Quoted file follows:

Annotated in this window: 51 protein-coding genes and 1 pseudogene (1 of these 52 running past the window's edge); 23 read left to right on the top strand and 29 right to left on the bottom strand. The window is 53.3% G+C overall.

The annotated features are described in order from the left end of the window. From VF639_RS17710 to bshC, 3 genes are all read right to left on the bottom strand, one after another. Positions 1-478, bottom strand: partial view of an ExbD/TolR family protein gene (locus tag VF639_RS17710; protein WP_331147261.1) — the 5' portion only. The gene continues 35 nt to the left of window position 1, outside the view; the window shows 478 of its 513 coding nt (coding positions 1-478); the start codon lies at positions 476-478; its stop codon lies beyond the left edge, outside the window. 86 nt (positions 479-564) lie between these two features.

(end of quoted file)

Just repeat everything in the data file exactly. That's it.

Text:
Annotated in this window: 51 protein-coding genes and 1 pseudogene (1 of these 52 running past the window's edge); 23 read left to right on the top strand and 29 right to left on the bottom strand. The window is 53.3% G+C overall.

The annotated features are described in order from the left end of the window. From VF639_RS17710 to bshC, 3 genes are all read right to left on the bottom strand, one after another. Positions 1-478, bottom strand: partial view of an ExbD/TolR family protein gene (locus tag VF639_RS17710; protein WP_331147261.1) — the 5' portion only. The gene continues 35 nt to the left of window position 1, outside the view; the window shows 478 of its 513 coding nt (coding positions 1-478); the start codon lies at positions 476-478; its stop codon lies beyond the left edge, outside the window. 86 nt (positions 479-564) lie between these two features.